Whether you’re managing a traditional, agile or hybrid project, they all have one thing in common: documentation. Depending on the methodology, project management requires a lot of paperwork, which is why records management is so important.
Records management helps control your current project and set the stage for future projects. Let’s define what records management is, explore the role of a records manager and outline the life cycle of records management. After this quick guide, you’ll be able to better manage any project.
What Is Records Management?
Records management is the creation of project records and maintaining and storing them properly. It’s a systemic process that gives people access to the project records for future use through organization, planning and tracking throughout the project execution. Records are documents that outline the details that are relevant to the project and require monitoring to manage the project.
When approaching records management, you need to determine the type of information that should be recorded as well as a process for recording data. You’ll need to know how to handle and collect the records and the time period for retention and storage of those records. There are also disposal or protection records that relate to external events.
Generating project records is part of the records management process. ProjectManager is work and project management software that has one-click reports that capture project data in real time. Generate reports on cost, time and much more. All reports can be filtered to show only the information you want to see. These reports are easily shared with stakeholders and stored on the software thanks to our unlimited file storage. Get started with ProjectManager for free today.
How to Maintain Project Records
The creation of a compliance requirement document is necessary to outline the procedures that the project team must follow to make sure everyone is compliant. A file plan is needed to know what kind of records are required for the project. There should be a method to collect outdated documents across all record sources, as well as a way to capture and audit the records. This includes a system that can monitor and report on the records.
Not all project documents are records. Records, according to project management, are documents that are kept to show that a particular action was taken. A records management system is a tool that allows you to sort records and non-records, such as duplicates and rough drafts. Examples of records include project requirements, project scope, schedule, budget, progress reports, contracts, etc.
The Role of the Record Manager
The record manager is a project management position, and this person is responsible for organizing and managing the physical and digital records related to the project. Records managers are responsible for accurately, securely and effectively managing information received and produced by the project. Not all projects have a record manager and in some organizations, the record manager is also the project manager. It could also fall into the information science or management role, IT manager or regulatory affairs manager or archivist.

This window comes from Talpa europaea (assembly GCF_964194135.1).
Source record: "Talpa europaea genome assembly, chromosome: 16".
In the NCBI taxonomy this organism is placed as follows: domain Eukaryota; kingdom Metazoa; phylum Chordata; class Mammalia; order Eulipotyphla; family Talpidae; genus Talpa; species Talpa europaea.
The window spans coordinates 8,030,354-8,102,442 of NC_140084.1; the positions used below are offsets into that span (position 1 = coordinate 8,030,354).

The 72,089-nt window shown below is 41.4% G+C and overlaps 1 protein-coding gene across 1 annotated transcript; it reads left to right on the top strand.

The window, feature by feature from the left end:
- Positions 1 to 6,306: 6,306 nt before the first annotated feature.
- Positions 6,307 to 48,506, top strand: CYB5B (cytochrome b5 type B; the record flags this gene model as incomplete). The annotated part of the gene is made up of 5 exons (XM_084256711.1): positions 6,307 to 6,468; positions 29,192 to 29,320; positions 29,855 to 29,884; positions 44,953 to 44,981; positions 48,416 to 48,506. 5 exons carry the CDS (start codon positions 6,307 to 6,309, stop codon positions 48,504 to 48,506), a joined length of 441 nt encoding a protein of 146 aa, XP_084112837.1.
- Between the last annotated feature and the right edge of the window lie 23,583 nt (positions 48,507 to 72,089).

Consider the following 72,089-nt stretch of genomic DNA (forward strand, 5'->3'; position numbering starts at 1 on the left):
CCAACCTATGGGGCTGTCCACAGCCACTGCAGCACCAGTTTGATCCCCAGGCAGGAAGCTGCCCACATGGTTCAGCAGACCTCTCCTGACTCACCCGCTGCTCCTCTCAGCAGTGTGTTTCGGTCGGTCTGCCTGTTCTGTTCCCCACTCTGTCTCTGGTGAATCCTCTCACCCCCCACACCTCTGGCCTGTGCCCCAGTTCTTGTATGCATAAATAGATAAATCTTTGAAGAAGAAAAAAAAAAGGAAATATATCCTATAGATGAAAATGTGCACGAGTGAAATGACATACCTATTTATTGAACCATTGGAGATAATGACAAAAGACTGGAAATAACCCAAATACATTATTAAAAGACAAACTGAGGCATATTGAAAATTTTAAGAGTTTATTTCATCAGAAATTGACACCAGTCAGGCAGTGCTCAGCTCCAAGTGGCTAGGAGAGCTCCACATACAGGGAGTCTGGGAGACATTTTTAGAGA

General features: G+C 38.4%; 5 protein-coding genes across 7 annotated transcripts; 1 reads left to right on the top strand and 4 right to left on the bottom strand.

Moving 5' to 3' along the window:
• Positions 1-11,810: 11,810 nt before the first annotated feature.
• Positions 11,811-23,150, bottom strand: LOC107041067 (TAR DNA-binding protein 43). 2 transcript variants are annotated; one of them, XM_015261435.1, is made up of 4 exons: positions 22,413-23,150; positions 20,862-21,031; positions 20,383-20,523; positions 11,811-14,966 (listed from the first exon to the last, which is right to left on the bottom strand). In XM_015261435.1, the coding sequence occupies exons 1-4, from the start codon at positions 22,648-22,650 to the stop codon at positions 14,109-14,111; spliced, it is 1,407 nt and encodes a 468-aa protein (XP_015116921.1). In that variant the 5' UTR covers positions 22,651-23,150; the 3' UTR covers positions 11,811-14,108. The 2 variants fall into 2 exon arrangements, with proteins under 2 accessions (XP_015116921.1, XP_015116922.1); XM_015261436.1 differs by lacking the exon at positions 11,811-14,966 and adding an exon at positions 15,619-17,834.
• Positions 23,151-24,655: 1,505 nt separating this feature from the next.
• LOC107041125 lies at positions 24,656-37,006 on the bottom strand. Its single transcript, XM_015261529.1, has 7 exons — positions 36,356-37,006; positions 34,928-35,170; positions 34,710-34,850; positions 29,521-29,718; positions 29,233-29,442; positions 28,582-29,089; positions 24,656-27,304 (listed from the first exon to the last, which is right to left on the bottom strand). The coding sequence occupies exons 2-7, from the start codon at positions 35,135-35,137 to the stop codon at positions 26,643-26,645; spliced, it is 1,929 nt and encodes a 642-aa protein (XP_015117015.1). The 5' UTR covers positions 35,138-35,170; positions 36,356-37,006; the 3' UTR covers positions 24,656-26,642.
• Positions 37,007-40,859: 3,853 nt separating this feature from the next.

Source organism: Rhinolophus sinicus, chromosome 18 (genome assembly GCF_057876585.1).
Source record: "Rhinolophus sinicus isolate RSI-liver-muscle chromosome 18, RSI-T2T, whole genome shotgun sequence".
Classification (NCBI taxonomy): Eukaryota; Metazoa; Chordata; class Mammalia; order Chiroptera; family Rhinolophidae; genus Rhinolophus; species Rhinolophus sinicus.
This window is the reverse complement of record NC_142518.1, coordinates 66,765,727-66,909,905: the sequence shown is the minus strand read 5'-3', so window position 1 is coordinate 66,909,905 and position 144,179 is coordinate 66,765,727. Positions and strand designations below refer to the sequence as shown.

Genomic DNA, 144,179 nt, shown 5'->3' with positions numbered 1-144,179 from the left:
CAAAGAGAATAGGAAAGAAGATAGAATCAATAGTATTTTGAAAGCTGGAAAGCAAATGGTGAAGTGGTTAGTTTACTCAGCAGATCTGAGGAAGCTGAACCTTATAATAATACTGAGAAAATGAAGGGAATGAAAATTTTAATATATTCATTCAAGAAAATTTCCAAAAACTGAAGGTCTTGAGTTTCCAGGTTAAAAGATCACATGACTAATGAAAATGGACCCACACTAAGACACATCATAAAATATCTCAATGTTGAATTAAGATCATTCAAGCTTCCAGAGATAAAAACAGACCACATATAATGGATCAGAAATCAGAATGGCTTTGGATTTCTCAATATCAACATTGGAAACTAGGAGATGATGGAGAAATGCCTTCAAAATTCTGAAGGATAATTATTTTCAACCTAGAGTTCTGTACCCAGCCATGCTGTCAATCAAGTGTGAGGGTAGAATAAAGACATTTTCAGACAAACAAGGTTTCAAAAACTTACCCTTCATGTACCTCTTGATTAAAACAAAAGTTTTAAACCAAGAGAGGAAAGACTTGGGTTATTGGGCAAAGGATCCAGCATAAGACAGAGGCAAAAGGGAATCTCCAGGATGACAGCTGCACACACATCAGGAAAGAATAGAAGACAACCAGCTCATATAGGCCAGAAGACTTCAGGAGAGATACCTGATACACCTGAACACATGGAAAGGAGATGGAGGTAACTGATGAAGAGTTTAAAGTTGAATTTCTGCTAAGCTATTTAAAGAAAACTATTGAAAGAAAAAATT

Depending on the project and the organization, the record manager will establish and oversee a records management system. They also develop, maintain, verify and evaluate existing systems, producing various reports as necessary to thoroughly record the management of the project.
A record manager is usually the point person for inquiries and requests for information that come from either internal or external clients. They are responsible for following the financial, legal and administrative requirements and regulations. It’s also their responsibility to archive or destroy records and make sure saved records are accessible.
Related: Free RFI Template for Word
Records Life Cycle
The records life cycle is the stages that a record goes through as it’s managed during its lifespan. There are three major stages of a records life cycle: creation or receipt, distribution, and use and disposition. The first phase is the reproduction or production of recorded or documented data. For example, generating a report, budget or the project scope.
Next is the distribution and use stage. Once the record is created, it’s distributed either internally or externally. The record will be used often at this stage in its life cycle and should be easily accessible. The duration of this stage varies on the type of project and can be anywhere from hours to years.
The final stage is a disposition in which records are destroyed or archived for use as historic data when planning future projects that are similar in scope to the one that has just been completed. In some cases, inactive records’ retention periods expire, signaling the end of their life cycle. At this point, the records manager will determine whether the records are destroyed or archived.
Classification of Records
Records can be classified in many ways to help organize records. For our purposes, we’ll look at three classifications of records that apply to physical and digital records.
- Enterprise Records: These records are related to everyday business activities and are common among most enterprises. They can include everything from team management, stakeholder engagement, purchases, sales and contracts.
- Industry Records: Records of this type are also common but only apply to a specific industry. In the case of project management, they are records unique to the industry that wouldn’t be found in other businesses.